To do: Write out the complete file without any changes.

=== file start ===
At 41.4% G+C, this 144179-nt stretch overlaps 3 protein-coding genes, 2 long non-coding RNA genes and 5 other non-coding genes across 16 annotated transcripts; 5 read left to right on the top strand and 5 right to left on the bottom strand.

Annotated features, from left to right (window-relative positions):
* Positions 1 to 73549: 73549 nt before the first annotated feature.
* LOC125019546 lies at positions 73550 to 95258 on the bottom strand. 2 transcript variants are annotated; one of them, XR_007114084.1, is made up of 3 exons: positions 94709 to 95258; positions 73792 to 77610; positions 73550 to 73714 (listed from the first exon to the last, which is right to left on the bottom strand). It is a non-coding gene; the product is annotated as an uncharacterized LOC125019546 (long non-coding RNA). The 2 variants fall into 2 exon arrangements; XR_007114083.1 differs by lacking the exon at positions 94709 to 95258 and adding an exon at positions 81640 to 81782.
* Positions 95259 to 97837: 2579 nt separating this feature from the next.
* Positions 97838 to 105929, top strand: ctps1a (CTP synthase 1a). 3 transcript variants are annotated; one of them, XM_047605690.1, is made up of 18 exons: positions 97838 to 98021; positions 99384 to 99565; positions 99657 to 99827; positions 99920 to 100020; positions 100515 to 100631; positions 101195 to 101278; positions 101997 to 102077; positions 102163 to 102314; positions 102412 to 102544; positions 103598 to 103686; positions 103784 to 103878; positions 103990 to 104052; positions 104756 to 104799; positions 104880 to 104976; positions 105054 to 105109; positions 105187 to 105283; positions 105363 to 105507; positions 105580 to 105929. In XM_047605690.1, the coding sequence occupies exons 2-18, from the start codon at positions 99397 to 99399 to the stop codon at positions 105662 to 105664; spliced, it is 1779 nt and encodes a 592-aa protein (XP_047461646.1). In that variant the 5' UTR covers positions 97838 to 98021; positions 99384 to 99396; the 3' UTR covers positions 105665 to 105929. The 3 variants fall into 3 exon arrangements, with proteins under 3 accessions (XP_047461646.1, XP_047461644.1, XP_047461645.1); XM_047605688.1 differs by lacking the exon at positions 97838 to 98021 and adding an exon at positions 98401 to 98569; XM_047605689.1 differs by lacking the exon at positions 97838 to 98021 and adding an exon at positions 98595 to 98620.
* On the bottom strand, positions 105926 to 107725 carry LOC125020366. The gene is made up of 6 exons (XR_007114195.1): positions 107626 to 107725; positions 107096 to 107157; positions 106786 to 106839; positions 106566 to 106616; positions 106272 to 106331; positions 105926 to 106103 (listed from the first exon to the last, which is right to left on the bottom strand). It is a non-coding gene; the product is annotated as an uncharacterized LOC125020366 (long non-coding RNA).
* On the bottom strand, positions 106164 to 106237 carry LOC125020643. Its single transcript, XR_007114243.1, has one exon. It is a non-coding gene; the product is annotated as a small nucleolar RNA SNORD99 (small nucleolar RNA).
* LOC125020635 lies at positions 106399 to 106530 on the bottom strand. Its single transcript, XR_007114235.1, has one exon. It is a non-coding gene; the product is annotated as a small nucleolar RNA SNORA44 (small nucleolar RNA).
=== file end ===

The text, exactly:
At 41.4% G+C, this 144179-nt stretch overlaps 3 protein-coding genes, 2 long non-coding RNA genes and 5 other non-coding genes across 16 annotated transcripts; 5 read left to right on the top strand and 5 right to left on the bottom strand.

Annotated features, from left to right (window-relative positions):
* Positions 1 to 73549: 73549 nt before the first annotated feature.
* LOC125019546 lies at positions 73550 to 95258 on the bottom strand. 2 transcript variants are annotated; one of them, XR_007114084.1, is made up of 3 exons: positions 94709 to 95258; positions 73792 to 77610; positions 73550 to 73714 (listed from the first exon to the last, which is right to left on the bottom strand). It is a non-coding gene; the product is annotated as an uncharacterized LOC125019546 (long non-coding RNA). The 2 variants fall into 2 exon arrangements; XR_007114083.1 differs by lacking the exon at positions 94709 to 95258 and adding an exon at positions 81640 to 81782.
* Positions 95259 to 97837: 2579 nt separating this feature from the next.
* Positions 97838 to 105929, top strand: ctps1a (CTP synthase 1a). 3 transcript variants are annotated; one of them, XM_047605690.1, is made up of 18 exons: positions 97838 to 98021; positions 99384 to 99565; positions 99657 to 99827; positions 99920 to 100020; positions 100515 to 100631; positions 101195 to 101278; positions 101997 to 102077; positions 102163 to 102314; positions 102412 to 102544; positions 103598 to 103686; positions 103784 to 103878; positions 103990 to 104052; positions 104756 to 104799; positions 104880 to 104976; positions 105054 to 105109; positions 105187 to 105283; positions 105363 to 105507; positions 105580 to 105929. In XM_047605690.1, the coding sequence occupies exons 2-18, from the start codon at positions 99397 to 99399 to the stop codon at positions 105662 to 105664; spliced, it is 1779 nt and encodes a 592-aa protein (XP_047461646.1). In that variant the 5' UTR covers positions 97838 to 98021; positions 99384 to 99396; the 3' UTR covers positions 105665 to 105929. The 3 variants fall into 3 exon arrangements, with proteins under 3 accessions (XP_047461646.1, XP_047461644.1, XP_047461645.1); XM_047605688.1 differs by lacking the exon at positions 97838 to 98021 and adding an exon at positions 98401 to 98569; XM_047605689.1 differs by lacking the exon at positions 97838 to 98021 and adding an exon at positions 98595 to 98620.
* On the bottom strand, positions 105926 to 107725 carry LOC125020366. The gene is made up of 6 exons (XR_007114195.1): positions 107626 to 107725; positions 107096 to 107157; positions 106786 to 106839; positions 106566 to 106616; positions 106272 to 106331; positions 105926 to 106103 (listed from the first exon to the last, which is right to left on the bottom strand). It is a non-coding gene; the product is annotated as an uncharacterized LOC125020366 (long non-coding RNA).
* On the bottom strand, positions 106164 to 106237 carry LOC125020643. Its single transcript, XR_007114243.1, has one exon. It is a non-coding gene; the product is annotated as a small nucleolar RNA SNORD99 (small nucleolar RNA).
* LOC125020635 lies at positions 106399 to 106530 on the bottom strand. Its single transcript, XR_007114235.1, has one exon. It is a non-coding gene; the product is annotated as a small nucleolar RNA SNORA44 (small nucleolar RNA).